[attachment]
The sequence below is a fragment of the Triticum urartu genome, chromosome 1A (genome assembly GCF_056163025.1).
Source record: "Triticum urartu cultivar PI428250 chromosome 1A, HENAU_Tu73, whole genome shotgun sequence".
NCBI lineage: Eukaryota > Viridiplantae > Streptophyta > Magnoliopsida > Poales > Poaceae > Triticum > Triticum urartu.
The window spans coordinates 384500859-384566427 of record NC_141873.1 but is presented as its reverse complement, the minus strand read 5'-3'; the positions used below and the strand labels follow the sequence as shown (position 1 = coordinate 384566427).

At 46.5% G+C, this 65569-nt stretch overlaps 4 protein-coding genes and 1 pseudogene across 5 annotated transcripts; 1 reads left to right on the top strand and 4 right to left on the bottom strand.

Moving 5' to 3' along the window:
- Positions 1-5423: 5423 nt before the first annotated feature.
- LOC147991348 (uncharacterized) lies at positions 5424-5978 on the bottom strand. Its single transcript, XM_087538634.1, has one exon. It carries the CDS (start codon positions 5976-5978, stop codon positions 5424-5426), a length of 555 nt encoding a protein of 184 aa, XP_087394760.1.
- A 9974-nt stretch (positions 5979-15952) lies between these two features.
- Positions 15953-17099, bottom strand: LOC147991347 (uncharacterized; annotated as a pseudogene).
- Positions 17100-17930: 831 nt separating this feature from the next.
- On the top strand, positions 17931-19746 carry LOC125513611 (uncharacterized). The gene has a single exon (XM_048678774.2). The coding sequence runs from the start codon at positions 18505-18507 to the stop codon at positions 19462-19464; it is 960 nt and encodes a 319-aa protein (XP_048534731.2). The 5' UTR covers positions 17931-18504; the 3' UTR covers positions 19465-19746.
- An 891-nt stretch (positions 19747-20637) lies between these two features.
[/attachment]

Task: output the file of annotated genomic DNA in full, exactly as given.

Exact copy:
The sequence below is a fragment of the Triticum urartu genome, chromosome 1A (genome assembly GCF_056163025.1).
Source record: "Triticum urartu cultivar PI428250 chromosome 1A, HENAU_Tu73, whole genome shotgun sequence".
NCBI lineage: Eukaryota > Viridiplantae > Streptophyta > Magnoliopsida > Poales > Poaceae > Triticum > Triticum urartu.
The window spans coordinates 384500859-384566427 of record NC_141873.1 but is presented as its reverse complement, the minus strand read 5'-3'; the positions used below and the strand labels follow the sequence as shown (position 1 = coordinate 384566427).

At 46.5% G+C, this 65569-nt stretch overlaps 4 protein-coding genes and 1 pseudogene across 5 annotated transcripts; 1 reads left to right on the top strand and 4 right to left on the bottom strand.

Moving 5' to 3' along the window:
- Positions 1-5423: 5423 nt before the first annotated feature.
- LOC147991348 (uncharacterized) lies at positions 5424-5978 on the bottom strand. Its single transcript, XM_087538634.1, has one exon. It carries the CDS (start codon positions 5976-5978, stop codon positions 5424-5426), a length of 555 nt encoding a protein of 184 aa, XP_087394760.1.
- A 9974-nt stretch (positions 5979-15952) lies between these two features.
- Positions 15953-17099, bottom strand: LOC147991347 (uncharacterized; annotated as a pseudogene).
- Positions 17100-17930: 831 nt separating this feature from the next.
- On the top strand, positions 17931-19746 carry LOC125513611 (uncharacterized). The gene has a single exon (XM_048678774.2). The coding sequence runs from the start codon at positions 18505-18507 to the stop codon at positions 19462-19464; it is 960 nt and encodes a 319-aa protein (XP_048534731.2). The 5' UTR covers positions 17931-18504; the 3' UTR covers positions 19465-19746.
- An 891-nt stretch (positions 19747-20637) lies between these two features.